Economic sociology is a rapidly expanding field, applying sociology's core insight--that individuals behave according to scripts that are tied to social roles--to economic behavior. It places homo economicus (that tried-and-true fictive actor who is completely rational, acts only out of self-interest, and has perfect information) in context. In this way, it places a construct into a framework that more closely approximates the world in which we live. But, as an academic field, economic sociology has lost focus. The New Economic Sociology remedies this.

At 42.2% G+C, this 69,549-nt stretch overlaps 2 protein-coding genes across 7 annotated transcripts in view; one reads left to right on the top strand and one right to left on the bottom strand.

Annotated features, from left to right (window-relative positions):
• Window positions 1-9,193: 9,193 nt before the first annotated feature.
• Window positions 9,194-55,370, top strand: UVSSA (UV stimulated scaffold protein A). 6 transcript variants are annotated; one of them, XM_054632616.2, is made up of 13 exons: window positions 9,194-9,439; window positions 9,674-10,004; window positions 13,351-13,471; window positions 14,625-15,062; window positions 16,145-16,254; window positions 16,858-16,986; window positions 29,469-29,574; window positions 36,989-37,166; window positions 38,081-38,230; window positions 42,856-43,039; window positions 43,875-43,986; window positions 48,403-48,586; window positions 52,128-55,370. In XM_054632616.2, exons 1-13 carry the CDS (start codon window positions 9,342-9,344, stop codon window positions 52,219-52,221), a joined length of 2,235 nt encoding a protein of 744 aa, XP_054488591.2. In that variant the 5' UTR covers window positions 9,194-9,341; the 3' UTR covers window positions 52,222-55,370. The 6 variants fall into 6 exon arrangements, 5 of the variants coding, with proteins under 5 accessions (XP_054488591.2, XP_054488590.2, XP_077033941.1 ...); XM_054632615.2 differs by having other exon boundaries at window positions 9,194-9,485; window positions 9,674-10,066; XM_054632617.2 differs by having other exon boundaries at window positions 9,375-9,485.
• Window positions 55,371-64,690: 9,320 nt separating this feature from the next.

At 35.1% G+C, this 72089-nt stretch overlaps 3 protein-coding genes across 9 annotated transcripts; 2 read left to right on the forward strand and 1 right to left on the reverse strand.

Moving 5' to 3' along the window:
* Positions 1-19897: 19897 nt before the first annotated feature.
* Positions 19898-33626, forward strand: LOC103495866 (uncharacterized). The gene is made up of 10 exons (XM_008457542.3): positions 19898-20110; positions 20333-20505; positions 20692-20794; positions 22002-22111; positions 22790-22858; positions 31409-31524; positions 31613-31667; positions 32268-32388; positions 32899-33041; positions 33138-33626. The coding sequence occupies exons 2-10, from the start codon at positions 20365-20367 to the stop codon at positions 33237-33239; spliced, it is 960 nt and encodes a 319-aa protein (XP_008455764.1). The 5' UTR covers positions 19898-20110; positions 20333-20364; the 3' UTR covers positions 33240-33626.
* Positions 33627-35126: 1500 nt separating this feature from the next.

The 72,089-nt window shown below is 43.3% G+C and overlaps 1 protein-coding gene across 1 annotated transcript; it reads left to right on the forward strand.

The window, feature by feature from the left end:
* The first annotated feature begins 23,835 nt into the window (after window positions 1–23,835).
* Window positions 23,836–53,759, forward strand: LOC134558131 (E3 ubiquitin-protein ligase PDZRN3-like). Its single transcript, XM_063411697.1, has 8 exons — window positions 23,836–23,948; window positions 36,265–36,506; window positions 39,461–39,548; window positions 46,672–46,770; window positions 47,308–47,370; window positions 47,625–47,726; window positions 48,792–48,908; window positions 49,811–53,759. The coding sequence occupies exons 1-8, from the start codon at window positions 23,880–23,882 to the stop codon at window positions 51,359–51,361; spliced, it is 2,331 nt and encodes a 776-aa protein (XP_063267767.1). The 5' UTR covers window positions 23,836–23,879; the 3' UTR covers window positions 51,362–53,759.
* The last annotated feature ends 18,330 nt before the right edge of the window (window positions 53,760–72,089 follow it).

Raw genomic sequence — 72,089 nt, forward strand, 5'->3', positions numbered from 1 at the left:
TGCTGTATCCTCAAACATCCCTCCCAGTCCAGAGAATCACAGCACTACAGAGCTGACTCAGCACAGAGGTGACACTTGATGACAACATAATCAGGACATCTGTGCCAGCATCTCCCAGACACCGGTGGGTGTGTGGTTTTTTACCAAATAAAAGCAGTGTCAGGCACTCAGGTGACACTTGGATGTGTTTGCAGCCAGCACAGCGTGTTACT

The book comprises twenty of the most representative and widely read articles in the field's history--its classics--and organizes them according to four themes at the heart of sociology: institutions, networks, power, and cognition. Dobbin's substantial and engagingly written introduction (including his rich comparison of Yanomamo chest-beaters and Wall Street bond-traders) sets a clear framework for what follows. Gathering force throughout is Dobbin's argument that economic practices emerge through distinctly social processes, in which social networks and power resources play roles in the social construction of certain behaviors as rational or optimal. Not only does Dobbin provide a consummate introduction to the field and its history to students approaching the subject for the first time, but he also establishes a schema for interpreting the field based on an understanding of what economic sociology aims to achieve.